Engineering Acoustics/Time-Domain Solutions

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Part 1: Lumped Acoustical Systems1.11.21.31.41.51.61.71.81.91.101.11

Part 2: One-Dimensional Wave Motion2.12.22.3

Part 3: Applications3.13.23.33.43.53.63.73.83.93.103.113.123.133.143.153.163.173.183.193.203.213.223.233.24

d'Alembert Solutions[edit]

In 1747, Jean Le Rond d'Alembertpublished a solution to the one-dimensional wave equation.

The general solution, now known as the d'Alembert method, can be found by introducing two new variables:


\xi=ct-x\, and \eta=ct+x\,


and then applying the chain rule to the general form of the wave equation.

From this, the solution can be written in the form:


y(\xi,\eta)= f(\xi)+g(\eta)\,=f(x+ct)+g(x-ct)


where f and g are arbitrary functions, that represent two waves traveling in opposing directions.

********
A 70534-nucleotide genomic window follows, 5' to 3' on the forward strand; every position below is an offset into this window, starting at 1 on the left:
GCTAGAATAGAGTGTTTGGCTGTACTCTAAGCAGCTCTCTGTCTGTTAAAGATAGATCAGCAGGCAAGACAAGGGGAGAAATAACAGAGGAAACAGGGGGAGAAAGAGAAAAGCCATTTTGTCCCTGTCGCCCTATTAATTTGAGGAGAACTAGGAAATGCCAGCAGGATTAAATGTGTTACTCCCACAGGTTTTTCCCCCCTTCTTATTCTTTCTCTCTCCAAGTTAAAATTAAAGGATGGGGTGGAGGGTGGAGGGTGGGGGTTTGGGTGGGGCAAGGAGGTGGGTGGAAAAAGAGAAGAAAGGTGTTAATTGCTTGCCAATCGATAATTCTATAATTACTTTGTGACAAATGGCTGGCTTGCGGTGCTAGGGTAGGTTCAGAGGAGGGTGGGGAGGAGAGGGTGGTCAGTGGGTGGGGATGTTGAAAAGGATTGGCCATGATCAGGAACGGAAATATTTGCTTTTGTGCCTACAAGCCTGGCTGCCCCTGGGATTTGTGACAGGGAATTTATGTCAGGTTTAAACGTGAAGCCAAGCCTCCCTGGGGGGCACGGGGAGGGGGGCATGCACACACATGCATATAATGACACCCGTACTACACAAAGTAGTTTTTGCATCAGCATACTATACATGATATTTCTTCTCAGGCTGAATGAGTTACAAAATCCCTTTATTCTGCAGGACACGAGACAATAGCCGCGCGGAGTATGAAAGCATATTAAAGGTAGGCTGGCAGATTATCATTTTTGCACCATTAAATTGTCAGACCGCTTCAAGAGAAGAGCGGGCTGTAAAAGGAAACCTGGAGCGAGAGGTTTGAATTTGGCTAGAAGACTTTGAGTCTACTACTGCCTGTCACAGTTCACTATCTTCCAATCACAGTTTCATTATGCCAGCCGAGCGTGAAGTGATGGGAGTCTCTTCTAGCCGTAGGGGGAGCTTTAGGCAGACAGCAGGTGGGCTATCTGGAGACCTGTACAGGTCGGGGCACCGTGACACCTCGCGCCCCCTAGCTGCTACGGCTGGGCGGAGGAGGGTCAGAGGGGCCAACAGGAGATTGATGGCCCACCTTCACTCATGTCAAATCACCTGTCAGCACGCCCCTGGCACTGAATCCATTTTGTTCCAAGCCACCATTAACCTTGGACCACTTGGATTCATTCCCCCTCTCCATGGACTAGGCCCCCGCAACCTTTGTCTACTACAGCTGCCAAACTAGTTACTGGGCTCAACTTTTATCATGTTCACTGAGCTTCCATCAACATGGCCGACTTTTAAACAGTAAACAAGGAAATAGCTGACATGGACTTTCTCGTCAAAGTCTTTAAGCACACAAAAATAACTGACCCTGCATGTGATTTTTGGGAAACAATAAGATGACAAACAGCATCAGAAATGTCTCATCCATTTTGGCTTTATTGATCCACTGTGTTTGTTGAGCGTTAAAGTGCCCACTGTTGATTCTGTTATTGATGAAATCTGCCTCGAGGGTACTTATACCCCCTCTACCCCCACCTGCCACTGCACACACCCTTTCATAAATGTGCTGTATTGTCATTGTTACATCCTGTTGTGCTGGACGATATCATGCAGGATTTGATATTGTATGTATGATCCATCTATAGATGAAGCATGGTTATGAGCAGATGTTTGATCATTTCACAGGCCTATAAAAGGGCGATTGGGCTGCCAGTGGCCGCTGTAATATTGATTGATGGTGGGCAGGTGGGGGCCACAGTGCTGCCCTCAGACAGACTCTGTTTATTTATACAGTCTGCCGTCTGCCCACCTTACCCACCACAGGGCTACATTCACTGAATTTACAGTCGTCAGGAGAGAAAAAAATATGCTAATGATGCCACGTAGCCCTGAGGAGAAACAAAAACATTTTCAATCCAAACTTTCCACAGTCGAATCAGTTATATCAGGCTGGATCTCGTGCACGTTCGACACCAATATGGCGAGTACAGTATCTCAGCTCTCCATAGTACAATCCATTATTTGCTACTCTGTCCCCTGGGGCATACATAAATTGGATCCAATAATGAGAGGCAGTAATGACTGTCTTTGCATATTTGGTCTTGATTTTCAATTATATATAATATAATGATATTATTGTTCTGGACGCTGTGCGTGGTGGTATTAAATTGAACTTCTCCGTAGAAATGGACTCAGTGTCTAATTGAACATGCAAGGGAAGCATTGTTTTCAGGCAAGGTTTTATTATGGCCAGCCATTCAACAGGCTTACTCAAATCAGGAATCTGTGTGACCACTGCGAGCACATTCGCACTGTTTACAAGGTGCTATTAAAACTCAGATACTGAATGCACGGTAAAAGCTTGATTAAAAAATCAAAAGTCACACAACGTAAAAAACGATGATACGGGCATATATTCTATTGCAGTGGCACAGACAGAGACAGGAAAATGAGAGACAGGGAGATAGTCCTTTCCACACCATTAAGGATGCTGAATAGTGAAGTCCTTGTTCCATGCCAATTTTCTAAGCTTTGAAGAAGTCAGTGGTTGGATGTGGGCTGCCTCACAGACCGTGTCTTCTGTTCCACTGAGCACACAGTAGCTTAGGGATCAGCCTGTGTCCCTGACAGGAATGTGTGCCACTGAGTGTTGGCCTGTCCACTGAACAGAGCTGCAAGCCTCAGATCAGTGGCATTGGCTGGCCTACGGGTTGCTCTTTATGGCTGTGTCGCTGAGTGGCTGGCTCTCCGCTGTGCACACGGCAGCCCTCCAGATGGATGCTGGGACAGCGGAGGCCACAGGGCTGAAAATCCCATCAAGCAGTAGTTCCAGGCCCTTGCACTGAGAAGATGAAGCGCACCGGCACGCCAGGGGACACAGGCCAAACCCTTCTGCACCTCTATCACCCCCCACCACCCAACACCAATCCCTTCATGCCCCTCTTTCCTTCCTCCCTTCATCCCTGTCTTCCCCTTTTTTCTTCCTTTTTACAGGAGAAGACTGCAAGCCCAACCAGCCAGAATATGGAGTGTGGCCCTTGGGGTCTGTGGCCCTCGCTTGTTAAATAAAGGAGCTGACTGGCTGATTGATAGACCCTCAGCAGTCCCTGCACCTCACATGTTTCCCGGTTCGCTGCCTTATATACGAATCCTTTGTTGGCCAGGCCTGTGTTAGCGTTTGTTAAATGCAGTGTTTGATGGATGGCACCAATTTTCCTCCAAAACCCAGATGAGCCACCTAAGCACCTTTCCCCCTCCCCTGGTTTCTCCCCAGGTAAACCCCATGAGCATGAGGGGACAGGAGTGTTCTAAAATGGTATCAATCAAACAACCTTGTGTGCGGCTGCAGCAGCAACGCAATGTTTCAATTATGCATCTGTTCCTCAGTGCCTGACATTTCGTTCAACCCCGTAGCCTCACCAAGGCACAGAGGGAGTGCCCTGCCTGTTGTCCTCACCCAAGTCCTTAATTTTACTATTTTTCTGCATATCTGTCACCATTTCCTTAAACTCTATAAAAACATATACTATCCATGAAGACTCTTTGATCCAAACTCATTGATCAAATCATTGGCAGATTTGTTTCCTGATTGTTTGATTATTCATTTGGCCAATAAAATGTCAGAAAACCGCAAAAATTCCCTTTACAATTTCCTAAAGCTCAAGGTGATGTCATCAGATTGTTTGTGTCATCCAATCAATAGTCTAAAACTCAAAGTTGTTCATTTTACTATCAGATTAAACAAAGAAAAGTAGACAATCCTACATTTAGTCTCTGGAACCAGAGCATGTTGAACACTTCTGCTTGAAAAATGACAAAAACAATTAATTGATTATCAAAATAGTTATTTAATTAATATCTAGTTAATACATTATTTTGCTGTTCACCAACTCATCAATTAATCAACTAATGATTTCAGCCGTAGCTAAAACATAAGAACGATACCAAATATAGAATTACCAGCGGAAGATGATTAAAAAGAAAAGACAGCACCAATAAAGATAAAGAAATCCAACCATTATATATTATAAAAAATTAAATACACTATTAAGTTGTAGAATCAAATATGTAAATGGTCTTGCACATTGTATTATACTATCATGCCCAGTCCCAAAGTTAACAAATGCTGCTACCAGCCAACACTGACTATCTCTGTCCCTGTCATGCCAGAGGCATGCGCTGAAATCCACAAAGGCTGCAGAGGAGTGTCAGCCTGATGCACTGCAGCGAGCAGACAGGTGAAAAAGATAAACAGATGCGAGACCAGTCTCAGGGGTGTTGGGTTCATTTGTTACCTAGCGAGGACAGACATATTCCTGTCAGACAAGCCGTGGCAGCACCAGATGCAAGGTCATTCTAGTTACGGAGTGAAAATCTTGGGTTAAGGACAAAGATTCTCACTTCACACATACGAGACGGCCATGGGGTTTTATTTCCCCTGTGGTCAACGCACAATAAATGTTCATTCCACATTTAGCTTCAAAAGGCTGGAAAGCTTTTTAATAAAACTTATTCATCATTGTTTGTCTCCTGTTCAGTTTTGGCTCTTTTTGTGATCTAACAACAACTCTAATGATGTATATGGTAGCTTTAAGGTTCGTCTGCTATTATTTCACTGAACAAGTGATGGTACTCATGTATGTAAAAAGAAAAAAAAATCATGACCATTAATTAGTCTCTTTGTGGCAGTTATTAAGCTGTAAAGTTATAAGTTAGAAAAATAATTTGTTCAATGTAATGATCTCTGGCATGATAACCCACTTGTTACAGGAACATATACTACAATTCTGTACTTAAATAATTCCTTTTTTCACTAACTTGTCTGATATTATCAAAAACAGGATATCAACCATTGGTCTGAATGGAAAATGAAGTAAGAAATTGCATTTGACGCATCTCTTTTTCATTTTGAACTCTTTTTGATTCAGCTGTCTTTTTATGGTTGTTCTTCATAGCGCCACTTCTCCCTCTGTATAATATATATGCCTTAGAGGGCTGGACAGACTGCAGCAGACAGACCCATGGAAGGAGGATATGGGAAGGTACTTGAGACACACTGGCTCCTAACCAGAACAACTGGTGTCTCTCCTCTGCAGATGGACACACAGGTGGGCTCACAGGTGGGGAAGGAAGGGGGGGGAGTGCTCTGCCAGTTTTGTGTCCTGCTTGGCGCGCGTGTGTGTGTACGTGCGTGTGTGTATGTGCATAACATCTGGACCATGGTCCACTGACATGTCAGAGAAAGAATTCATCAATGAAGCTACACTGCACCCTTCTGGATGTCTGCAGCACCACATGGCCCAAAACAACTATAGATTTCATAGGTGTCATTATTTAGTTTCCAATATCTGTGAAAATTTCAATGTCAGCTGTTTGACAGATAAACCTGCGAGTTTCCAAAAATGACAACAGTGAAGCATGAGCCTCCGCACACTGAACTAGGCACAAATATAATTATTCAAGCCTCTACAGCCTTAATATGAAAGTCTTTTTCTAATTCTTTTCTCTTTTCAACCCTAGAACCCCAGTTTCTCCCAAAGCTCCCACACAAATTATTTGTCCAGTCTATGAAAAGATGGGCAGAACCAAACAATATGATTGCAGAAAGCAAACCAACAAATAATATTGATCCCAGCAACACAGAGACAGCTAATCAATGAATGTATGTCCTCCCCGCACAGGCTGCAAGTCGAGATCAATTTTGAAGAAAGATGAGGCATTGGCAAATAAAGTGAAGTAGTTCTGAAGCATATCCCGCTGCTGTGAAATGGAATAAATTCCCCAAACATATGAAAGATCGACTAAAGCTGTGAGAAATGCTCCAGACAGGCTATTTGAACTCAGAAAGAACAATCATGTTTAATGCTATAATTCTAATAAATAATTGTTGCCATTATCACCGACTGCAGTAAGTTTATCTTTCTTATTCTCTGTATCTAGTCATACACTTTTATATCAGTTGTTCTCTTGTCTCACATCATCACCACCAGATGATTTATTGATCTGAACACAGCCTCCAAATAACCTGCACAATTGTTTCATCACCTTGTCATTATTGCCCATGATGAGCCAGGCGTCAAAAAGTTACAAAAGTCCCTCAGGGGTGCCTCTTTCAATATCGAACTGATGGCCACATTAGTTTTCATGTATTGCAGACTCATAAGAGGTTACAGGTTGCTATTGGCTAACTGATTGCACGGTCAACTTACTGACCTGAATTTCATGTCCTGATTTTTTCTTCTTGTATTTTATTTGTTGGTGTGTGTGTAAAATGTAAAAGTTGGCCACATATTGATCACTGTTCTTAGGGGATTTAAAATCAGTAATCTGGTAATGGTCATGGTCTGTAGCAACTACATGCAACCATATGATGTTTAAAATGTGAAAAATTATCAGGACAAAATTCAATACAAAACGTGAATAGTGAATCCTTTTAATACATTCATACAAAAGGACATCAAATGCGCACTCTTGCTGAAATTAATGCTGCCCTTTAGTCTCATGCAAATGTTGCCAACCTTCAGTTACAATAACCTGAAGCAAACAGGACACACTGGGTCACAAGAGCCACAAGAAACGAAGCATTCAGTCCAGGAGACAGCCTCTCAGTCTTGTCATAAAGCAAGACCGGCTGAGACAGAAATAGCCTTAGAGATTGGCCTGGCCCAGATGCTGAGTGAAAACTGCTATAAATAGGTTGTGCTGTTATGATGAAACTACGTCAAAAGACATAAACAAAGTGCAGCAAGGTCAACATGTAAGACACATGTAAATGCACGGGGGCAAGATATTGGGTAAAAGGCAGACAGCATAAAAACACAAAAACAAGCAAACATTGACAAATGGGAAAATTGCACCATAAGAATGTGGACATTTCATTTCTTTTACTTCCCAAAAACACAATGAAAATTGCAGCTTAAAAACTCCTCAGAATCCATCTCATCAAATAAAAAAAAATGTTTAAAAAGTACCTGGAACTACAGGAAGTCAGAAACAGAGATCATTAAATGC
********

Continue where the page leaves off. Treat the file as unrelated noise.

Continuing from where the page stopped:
A more detailed look into the proof of the d'Alembert solution can be found here.

Example of Time Domain Solution[edit]

If f(ct-x) is plotted vs. x for two instants in time, the two waves are the same shape but the second displaced by a distance of c(t2-t1) to the right.


The two arbitrary functions could be determined from initial conditions or boundary values.






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